Jonny Lang started playing guitar at the age of twelve.  By 14, he was known as "Kid Jonny Lang" and released an album, "Smokin," along with a group called "The Big Bang." The following year, Lang released his debut solo album, "Lie to Me," producing the hit single of the same name. Soon Lang was playing with blues greats like B.B. King, Stevie Wonder, and Eric Claptan. He grew up fast--playing in clubs, drinking, smoking, and using drugs at a young age. But that's all behind him now. A devout Christian, married to actress Haylie Johnson, Lang, 25, recently spoke to us about his latest album, "Turn Around," his struggle with addiction, and the moment he became a believer.

Listen to "Bump in the Road" off Jonny Lang's New Album, "Turn Around"

You've been quoted as saying that when you were younger you were turned off to Christianity because of the hypocrisy involved in it. What did you feel was the most hypocritical thing about Christianity?

When you're young and you see people doing one thing and saying another, it's really obvious to you--or seeing people who are claiming to be [one] way and then doing the exact opposite thing later on somewhere outside of church. And then seeing that that wasn't being confronted by anybody, it seemed to me that that was acceptable behavior to God. I just used that as an excuse, I think, to not serve God and to say, "Well, I don't want to serve a God who is okay with that kind of stuff." That that was basically it. Nothing ultra traumatic or anything happened to me in church.

Do you still feel that way?

No, I don't. I see it, and I see it in me. I will do or say one thing, and do another from time to time. It's that battle, and I understand that now. I understand that there are people who genuinely want to serve God and try to do their best for him, and slip and fall along the way—fall into self-seeking and all those sorts of things.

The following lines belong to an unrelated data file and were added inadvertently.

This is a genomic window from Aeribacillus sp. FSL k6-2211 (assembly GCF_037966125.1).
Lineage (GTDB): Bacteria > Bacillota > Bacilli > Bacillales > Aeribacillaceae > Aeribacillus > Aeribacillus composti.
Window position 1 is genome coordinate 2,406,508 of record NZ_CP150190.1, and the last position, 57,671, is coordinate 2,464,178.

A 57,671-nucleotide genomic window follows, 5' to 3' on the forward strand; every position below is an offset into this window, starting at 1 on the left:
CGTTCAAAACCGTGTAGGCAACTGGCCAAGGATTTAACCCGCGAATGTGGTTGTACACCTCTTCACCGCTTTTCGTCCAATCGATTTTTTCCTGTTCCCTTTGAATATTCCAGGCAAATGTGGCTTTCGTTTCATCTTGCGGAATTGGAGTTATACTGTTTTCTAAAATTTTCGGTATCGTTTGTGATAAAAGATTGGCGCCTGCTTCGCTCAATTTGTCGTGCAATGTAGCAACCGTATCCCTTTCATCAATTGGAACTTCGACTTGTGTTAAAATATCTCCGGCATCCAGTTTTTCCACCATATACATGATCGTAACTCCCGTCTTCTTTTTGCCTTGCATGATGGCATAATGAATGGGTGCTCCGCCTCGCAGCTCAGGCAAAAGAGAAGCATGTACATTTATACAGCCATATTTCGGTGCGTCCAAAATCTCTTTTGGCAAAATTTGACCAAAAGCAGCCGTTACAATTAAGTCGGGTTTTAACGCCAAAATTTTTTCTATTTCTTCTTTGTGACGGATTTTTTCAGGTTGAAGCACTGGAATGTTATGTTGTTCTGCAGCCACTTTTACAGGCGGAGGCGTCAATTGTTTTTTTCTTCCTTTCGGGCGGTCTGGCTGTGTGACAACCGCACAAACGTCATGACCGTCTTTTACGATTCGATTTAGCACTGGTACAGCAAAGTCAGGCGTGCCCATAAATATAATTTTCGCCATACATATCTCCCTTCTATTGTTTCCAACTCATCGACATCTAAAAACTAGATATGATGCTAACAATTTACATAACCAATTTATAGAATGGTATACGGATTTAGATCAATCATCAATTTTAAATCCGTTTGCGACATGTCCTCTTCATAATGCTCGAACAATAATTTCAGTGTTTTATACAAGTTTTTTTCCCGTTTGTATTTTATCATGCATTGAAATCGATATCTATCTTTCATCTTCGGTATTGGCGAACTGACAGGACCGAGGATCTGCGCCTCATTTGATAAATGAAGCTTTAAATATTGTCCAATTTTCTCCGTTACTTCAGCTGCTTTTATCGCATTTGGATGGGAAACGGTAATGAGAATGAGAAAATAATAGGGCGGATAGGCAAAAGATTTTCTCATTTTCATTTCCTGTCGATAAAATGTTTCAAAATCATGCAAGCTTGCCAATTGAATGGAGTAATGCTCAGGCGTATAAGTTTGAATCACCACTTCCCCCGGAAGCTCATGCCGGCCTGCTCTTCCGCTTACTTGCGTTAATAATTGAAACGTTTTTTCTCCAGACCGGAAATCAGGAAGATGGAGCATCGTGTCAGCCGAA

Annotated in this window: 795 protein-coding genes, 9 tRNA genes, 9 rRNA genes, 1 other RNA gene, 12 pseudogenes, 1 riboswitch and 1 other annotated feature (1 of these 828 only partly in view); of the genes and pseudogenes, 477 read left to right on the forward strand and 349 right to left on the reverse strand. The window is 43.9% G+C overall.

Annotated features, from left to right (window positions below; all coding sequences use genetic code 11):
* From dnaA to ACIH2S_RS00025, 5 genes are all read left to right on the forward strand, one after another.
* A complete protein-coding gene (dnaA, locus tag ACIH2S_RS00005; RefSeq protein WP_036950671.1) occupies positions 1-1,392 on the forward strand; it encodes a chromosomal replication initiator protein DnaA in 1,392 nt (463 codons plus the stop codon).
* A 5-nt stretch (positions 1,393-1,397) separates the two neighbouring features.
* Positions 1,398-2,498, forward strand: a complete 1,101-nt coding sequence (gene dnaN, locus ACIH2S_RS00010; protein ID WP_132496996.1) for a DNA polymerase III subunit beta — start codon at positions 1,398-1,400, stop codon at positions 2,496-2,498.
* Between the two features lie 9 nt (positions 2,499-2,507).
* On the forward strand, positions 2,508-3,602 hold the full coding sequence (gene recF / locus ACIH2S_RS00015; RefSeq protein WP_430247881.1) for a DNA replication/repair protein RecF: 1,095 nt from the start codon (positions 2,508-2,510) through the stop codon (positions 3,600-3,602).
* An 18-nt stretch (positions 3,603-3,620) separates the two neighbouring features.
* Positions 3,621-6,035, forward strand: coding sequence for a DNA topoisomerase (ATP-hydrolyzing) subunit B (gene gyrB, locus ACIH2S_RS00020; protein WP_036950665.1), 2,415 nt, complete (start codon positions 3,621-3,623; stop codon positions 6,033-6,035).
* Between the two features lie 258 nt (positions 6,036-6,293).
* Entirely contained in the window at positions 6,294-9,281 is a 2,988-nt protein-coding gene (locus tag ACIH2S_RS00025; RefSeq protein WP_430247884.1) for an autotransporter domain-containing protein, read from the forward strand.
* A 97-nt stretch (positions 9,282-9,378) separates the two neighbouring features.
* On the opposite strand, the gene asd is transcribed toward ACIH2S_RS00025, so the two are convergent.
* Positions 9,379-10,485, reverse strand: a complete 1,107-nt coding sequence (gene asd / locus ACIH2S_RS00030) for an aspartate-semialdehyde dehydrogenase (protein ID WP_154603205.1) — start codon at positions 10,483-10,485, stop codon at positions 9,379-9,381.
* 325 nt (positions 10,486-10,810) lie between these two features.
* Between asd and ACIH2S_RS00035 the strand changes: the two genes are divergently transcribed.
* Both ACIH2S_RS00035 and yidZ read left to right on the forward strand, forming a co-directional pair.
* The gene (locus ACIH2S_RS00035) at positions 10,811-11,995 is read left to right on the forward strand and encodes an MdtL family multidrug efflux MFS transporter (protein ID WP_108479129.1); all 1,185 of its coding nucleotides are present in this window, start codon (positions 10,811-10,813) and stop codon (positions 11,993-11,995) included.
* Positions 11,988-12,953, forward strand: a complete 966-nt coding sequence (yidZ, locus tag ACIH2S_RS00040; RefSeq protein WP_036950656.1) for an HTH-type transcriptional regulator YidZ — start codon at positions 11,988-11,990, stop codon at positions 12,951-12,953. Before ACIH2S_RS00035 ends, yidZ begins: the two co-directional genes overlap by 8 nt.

In your song "Only A Man," you sing, "I grew up singing songs in church with questions in my mind, then turned my back and ran away from God who gave me life...."  What questions did you have back then?

That line is more saying I was questioning the whole thing, like -I'm sitting here singing a praise and worship song but I'm really not [there]. That's not what's going on in my heart. I grew up singing songs in church [and] questioning the things I was singing about because of things [that] that were going on around me.

When you sing those same songs now, how do you feel?

Oh, great. I try to feel inspired by them. I love to sing those songs and to worship God at church. I love it. It's awesome. I feel like it's one of the things that's the least I can do for him.

When you were younger, you say you were involved with witchcraft. What kind of experiences did you have?

I ran across this person—a massage therapist—backstage at this one venue where we were playing. These masseuses would give you a 30-second shoulder rub. But then she kind of leaned in and started telling me stuff about [myself]. This was probably when I was like 16 years old. She started telling me stuff that nobody could have known. She basically told me, "I'm a psychic."

At that point in my life, I was searching for something and I thought, "Well, she's got it. This must be the way to go." Everything was so accurate. It wasn't until later [that] I understood that accurate doesn’t mean right.